Our panel discussed the future of low-touch MORs and whether remote MORs were a one-time concession or likely to continue into the future. With the pandemic far from over in many states, low-touch MORs could remain for some time yet. 

At CGI, we recognize the value of a hybrid model wherein PBCAs can apply both in-person and remote elements of an MOR when other situations arise such as weather events or civil unrest – situations our PBCA auditors have faced in multiple jurisdictions. We look forward to working with HUD and leaders from across the industry through organizations like NLHA to help define what a hybrid model might look like. 

How can we make MORs more effective?

Our panel discussed at length what industry should do to make a hybrid MOR model a viable alternative. Walter Wynn encouraged the industry to work with HUD now to identify required policy changes to codify a hybrid approach. Panelists also suggested that lessons learned from other programs could help inform the future of MORs. For example, HUD’s Housing Quality Standards program recently ran pilot projects to test remote video inspections.
Greater collaboration across programs emerged as a common theme, with discussion regarding the need to share not only lessons learned but also data from other processes such as Project-Based Rental Assistance (PBRA), Rental Assistance Demonstration (RAD), Real Estate Assessment Center (REAC) inspections and tax credit audits to reduce burdens and leverage information across programs. In the future, various audit programs could use a common data collection platform or apply secure data sharing technologies like blockchain, with strict access controls, to enable auditors to view and apply data from their counterparts in other programs.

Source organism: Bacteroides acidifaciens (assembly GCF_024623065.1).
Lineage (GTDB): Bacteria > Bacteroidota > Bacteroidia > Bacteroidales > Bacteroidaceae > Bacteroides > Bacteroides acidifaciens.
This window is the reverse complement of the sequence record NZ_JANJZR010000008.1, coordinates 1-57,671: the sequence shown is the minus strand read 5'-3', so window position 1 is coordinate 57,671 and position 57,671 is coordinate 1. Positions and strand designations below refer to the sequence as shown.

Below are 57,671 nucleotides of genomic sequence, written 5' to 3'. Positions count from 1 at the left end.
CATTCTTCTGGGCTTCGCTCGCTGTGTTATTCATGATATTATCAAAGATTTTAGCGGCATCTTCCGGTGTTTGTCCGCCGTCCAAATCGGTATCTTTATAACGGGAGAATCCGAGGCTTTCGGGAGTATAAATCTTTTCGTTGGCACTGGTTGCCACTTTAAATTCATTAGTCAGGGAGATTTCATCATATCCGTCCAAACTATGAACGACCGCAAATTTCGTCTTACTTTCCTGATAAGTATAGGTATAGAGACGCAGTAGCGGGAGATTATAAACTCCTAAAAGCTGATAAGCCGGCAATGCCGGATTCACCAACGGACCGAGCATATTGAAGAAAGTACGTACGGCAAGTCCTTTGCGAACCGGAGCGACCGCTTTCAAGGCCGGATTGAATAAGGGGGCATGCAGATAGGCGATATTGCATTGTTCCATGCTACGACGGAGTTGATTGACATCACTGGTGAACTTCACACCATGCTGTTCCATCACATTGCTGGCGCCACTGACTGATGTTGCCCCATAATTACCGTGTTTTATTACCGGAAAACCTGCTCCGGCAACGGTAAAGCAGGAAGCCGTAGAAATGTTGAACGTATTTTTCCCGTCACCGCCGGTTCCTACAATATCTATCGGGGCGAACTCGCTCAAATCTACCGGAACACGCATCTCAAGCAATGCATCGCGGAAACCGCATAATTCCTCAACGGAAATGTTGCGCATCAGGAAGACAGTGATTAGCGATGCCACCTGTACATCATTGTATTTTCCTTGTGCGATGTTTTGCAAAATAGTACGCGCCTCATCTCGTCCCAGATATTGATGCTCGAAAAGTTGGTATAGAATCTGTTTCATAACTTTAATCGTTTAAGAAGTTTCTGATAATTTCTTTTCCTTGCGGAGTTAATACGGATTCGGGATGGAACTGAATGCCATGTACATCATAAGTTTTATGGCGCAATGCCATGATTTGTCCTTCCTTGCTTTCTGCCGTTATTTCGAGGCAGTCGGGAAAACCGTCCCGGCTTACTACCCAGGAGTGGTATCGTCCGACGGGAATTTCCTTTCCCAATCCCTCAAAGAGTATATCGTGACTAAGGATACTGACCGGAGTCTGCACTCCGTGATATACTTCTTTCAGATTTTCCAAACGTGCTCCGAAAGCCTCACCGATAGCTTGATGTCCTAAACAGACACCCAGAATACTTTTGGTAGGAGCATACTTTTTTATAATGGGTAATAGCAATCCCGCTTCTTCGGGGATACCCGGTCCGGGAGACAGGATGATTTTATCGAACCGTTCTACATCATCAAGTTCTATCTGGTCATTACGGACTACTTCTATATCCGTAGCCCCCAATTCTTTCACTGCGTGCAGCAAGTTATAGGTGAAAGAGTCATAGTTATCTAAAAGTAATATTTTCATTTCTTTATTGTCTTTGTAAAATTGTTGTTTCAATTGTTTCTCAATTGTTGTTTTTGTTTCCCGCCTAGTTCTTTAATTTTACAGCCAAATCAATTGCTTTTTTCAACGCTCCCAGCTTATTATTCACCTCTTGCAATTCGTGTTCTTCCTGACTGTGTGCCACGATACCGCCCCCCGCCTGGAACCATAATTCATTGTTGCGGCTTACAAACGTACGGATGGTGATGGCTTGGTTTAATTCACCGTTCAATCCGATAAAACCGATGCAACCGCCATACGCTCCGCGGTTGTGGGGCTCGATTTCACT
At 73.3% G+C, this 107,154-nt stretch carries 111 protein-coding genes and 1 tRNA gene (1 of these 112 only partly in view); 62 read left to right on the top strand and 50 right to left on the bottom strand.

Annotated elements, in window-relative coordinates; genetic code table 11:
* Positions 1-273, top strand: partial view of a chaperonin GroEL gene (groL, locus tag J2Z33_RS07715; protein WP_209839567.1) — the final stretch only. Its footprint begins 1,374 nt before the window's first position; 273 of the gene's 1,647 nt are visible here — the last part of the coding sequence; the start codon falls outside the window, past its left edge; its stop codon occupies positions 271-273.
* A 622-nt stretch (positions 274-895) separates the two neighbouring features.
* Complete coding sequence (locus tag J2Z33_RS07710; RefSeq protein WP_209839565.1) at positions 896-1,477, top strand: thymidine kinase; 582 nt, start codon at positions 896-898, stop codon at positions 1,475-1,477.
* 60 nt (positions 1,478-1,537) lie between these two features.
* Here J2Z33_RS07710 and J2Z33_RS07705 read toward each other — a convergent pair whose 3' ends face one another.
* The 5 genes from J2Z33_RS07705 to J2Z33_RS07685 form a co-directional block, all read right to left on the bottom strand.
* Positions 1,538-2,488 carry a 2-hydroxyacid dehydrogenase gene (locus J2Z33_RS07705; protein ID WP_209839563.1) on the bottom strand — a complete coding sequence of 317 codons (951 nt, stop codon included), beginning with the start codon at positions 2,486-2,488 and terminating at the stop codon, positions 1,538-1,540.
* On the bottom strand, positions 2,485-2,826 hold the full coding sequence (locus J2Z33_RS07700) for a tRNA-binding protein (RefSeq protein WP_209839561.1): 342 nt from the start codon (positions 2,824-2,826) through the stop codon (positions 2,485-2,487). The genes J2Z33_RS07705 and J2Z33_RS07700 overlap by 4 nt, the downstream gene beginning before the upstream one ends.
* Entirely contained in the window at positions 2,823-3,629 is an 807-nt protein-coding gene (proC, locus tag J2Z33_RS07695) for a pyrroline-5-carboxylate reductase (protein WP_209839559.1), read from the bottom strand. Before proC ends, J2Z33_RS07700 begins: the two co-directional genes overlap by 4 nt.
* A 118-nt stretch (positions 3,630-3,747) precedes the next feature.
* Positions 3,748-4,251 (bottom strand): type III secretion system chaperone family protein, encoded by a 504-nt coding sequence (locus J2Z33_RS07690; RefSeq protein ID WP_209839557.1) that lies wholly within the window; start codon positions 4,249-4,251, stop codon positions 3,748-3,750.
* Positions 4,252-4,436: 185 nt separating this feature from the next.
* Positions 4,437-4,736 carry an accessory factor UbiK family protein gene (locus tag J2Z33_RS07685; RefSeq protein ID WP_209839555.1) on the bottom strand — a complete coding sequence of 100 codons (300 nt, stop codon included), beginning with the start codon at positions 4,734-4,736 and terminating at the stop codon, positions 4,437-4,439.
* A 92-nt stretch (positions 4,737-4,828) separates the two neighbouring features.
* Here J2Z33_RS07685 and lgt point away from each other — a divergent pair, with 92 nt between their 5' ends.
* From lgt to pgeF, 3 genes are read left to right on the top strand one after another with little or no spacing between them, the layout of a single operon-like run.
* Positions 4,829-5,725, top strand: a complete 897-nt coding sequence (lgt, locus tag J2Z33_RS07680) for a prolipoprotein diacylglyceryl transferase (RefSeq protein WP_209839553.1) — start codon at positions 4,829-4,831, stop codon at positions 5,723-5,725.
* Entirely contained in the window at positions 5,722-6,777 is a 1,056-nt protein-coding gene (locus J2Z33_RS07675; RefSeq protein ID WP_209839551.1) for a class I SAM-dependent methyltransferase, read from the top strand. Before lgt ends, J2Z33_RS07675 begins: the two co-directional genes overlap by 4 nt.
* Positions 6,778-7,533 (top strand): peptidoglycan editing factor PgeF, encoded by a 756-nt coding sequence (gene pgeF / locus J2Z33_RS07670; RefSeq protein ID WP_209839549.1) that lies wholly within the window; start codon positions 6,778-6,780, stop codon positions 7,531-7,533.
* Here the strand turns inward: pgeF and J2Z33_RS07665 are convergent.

Industry leaders also encouraged HUD to consider a risk-based approach to its various audit programs as a means to reduce burdens for property managers and focus limited resources on those properties most at-risk. 

What does the future hold?

While policy debates will no doubt continue, government and industry panelists and attendees agreed that all stakeholders must continue to be flexible. The time for the affordable housing industry to work with HUD on policy changes is now. Holding policy discussions today will enable a more proactive approach to the next health, environmental or geopolitical event the housing industry faces. The response to COVID has demonstrated the need to move quickly and flexibly, with greater collaboration among PBCAs, property managers and HUD than ever before. More flexible policies will enable all affordable housing stakeholders to adapt to the next crisis and continue to meet the critical housing needs of our communities.  

CGI, a leader in public housing consulting and services, currently services more than 25% of HUD’s Section 8 PBCA portfolio. Learn more about our support for the affordable housing industry here




About this author

Mark Pascoe, CGI Federal

Mark Pascoe


Mark Pascoe works closely with CGI's performance-based contract administration (PBCA) clients, who are providing affordable housing to their constituents